When the Browns rolled past the New York Giants, 52-20, on Dec. 12, 1964 in a nationally televised Saturday afternoon game at Yankee Stadium, they did more than simply clinch their first Eastern Conference title since 1957.
They also ended years of frustration, chasing away a lot of demons with the victory in the next-to-last game of the year.
In each of the previous six seasons, whenever the Browns were on the cusp of doing something special, there stood the rival Giants in their way.
And every time, New York had successfully blocked their path.
In 1958, when the Browns needed only a victory over the Giants at New York in the regular-season to capture their second straight Eastern Conference title, the Giants won, 13-10, to force a first-place tie and then beat Cleveland in a special playoff a week later to advance to the NFL Championship Game.
In 1959, when the Browns needed a victory at Yankee Stadium in the next-to-last game to remain in contention with New York, the Giants prevailed, 48-7, dealing Paul Brown the worst regular-season loss of the NFL portion of his Browns coaching career.
In 1960, when the Browns finished 8-3-1 and 1½ games behind champion Philadelphia in the East, they could look back to a 17-13 mid-season loss to the Giants at Cleveland, when they failed to hold a three-point second-half lead, as one of the reasons they failed to close that small gap on the Eagles.
In 1961, when the Browns needed a late-season win over the Giants at Cleveland to remain in the conference race, New York cruised to a 37-21 victory, sealing the Browns’ fate and doing much to propel itself to the Eastern crown.
In 1962, when the Browns were out of the race in what turned out to be Brown’s last year as coach and merely wanted to assure themselves of a winning record when they met the Giants at Yankee Stadium in the next-to-last game, New York won, 17-13, dropping the Browns to 6-6-1 and forcing them to win the next week at San Francisco – which they did -- to finish above .500.
In 1963, when the Browns raced out to a 6-0 start under new coach Blanton Collier, including a 35-23 win at New York, it was the Giants who burst the bubble, roaring to a 33-6 triumph at Yankee Stadium en route to finishing 11-3 and in first place in the conference, one game ahead of Cleveland (10-4).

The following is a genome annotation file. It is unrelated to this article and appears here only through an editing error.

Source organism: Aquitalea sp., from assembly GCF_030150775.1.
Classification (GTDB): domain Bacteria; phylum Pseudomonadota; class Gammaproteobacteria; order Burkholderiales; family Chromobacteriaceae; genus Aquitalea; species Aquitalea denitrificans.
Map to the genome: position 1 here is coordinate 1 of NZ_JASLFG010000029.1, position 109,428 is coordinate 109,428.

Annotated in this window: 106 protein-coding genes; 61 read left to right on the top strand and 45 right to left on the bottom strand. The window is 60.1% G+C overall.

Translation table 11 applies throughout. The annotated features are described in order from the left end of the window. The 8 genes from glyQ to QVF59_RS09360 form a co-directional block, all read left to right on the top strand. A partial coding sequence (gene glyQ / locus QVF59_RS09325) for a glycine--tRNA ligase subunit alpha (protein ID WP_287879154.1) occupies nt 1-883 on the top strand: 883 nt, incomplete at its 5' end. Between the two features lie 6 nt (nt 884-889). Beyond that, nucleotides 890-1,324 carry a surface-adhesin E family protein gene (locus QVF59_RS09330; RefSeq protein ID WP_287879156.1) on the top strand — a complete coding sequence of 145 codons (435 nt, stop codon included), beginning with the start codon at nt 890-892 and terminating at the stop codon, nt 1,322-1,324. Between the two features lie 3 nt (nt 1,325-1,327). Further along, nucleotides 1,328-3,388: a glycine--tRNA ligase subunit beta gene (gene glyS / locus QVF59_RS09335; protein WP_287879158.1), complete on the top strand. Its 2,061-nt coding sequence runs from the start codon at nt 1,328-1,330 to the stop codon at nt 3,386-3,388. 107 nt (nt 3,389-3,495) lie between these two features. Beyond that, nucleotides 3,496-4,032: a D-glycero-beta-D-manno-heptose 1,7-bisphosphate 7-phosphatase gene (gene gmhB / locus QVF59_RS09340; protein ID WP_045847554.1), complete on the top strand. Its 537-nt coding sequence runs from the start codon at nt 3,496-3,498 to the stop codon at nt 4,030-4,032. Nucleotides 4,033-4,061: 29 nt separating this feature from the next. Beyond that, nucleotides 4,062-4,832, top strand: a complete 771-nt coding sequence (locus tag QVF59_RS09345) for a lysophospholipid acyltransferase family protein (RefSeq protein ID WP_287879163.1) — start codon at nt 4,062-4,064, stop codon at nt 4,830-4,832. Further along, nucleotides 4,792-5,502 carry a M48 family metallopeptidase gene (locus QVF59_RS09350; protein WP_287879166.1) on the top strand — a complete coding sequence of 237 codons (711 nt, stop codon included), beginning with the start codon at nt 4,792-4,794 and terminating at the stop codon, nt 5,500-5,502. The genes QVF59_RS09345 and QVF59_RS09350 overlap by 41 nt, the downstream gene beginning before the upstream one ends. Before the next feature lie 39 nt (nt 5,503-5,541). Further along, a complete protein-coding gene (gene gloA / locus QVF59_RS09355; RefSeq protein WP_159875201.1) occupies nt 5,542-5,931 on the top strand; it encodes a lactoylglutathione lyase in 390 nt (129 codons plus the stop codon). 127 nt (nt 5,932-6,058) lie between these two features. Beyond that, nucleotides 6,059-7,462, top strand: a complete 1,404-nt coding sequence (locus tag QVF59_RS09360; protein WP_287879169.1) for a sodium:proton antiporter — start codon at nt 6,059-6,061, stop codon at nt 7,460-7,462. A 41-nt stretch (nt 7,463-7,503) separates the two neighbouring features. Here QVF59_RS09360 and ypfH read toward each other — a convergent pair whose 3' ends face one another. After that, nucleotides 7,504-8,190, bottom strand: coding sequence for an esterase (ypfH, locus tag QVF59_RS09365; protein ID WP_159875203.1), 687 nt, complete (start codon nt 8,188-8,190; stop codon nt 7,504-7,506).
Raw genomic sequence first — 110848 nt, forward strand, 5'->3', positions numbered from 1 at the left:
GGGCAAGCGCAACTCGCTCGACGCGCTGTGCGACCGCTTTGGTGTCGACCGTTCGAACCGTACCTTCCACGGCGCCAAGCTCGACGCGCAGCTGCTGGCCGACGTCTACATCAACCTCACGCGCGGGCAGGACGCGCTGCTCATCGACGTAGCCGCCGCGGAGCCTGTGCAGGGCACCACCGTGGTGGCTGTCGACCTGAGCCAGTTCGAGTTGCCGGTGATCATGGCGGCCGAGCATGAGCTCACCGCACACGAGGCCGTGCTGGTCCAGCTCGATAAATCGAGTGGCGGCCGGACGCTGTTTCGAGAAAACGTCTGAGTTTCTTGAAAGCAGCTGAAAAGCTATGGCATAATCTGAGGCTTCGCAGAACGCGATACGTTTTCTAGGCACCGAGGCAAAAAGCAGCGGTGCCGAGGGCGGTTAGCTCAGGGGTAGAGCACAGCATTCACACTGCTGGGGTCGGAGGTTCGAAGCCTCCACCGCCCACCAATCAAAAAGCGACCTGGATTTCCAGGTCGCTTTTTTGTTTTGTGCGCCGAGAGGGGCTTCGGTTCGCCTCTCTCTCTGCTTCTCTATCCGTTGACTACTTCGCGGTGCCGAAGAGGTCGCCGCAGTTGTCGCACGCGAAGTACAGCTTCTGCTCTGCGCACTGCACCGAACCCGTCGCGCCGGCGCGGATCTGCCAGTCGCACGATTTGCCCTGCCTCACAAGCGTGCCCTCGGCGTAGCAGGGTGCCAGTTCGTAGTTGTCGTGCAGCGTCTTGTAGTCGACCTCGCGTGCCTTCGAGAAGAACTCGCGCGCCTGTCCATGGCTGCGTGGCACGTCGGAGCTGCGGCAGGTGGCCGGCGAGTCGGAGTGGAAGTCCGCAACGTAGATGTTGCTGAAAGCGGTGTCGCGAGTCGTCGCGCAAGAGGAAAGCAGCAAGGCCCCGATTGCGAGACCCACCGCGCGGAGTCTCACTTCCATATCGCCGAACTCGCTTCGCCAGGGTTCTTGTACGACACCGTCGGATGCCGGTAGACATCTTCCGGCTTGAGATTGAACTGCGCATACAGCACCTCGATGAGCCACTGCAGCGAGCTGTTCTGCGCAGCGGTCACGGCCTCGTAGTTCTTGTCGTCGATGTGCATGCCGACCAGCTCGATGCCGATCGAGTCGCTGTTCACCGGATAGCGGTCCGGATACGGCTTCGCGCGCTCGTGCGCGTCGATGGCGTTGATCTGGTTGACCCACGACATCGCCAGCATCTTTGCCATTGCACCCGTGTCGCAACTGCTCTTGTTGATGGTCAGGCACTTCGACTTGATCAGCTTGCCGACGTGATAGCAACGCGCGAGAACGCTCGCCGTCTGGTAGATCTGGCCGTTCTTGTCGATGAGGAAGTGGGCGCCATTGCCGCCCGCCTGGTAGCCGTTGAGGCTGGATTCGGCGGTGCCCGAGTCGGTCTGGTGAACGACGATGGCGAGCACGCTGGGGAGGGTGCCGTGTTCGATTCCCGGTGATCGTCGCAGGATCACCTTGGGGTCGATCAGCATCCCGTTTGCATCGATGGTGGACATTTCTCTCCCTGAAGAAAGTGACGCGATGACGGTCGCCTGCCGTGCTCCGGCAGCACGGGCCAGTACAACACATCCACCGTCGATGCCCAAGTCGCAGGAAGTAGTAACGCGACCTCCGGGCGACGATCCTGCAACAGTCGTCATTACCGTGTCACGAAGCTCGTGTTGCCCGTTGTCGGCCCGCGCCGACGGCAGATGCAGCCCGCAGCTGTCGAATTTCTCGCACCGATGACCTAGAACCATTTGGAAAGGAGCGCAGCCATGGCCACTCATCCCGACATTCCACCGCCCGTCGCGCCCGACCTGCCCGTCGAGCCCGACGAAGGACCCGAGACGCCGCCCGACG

Midway through the 1964 season, the Browns had forced the Giants into six turnovers and routed them, 42-20, at Cleveland, scoring 28 fourth-quarter points to break open the game. The Browns beat the Giants in every way, scoring one touchdown defensively and two on special teams.
As impressive as all that was – it was the Browns’ most lopsided win over the Giants since a 62-14 shellacking in 1953 – it still wasn’t enough.
The Browns needed to do even better than that – and to do it at Yankee Stadium, where, no matter the situation or how good or bad the Giants were, they always managed to dig in their heels and become just that much tougher to beat. Sure, the Giants were having all kinds of problems, as they were en route to a last-place finish of 2-10-2, but if they could derail the Browns – or at least postpone their conference title celebration – then their season wouldn’t be a total loss.
For if the Browns were defeated, then they would have to go to St. Louis the next week and face a Cardinals team that had tied them 33-33 at Cleveland in Week 2. The Cards were en route to finishing 9-3-2 and just a half-game behind the Browns (10-3-1) in the East, so Collier’s club didn’t want to have to try to do that.
It was all right there for the Browns to grab, and they took care of business – in a big way.
After falling behind, 7-3, briefly at the start of the second quarter, they came back to lead 24-7 at halftime and then 45-7 after three quarters, recording their most lopsided victory ever over the Giants at New York, and their most one-sided triumph overall since 1960.
Quarterback Frank Ryan was the catalyst, setting a team record – that has since been tied by four other players – by throwing five touchdown passes, and running for another score on a 13-yarder. He was near-perfect with his passing, going 12-of-13 overall for 202 yards with no interceptions. In fact, if quarterback rating is the measuring stick, then Ryan really was officially perfect with a 158.33 mark. He would share the team record with Otto Graham and Brian Sipe in that regard, but a player has to have a minimum of 15 attempts to be considered.